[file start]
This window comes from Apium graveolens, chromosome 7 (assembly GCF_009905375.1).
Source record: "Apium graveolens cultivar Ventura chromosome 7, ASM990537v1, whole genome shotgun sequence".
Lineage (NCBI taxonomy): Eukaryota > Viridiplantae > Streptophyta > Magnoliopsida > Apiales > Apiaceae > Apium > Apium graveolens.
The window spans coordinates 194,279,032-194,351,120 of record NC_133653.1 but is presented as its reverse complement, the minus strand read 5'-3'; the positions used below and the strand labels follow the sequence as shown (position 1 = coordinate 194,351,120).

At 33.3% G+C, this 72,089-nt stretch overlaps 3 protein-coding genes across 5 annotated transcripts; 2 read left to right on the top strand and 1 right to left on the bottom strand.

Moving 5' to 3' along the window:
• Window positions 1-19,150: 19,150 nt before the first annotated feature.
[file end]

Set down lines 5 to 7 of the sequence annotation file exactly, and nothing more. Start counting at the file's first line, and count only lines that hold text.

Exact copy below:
At 33.3% G+C, this 72,089-nt stretch overlaps 3 protein-coding genes across 5 annotated transcripts; 2 read left to right on the top strand and 1 right to left on the bottom strand.

Moving 5' to 3' along the window:
• Window positions 1-19,150: 19,150 nt before the first annotated feature.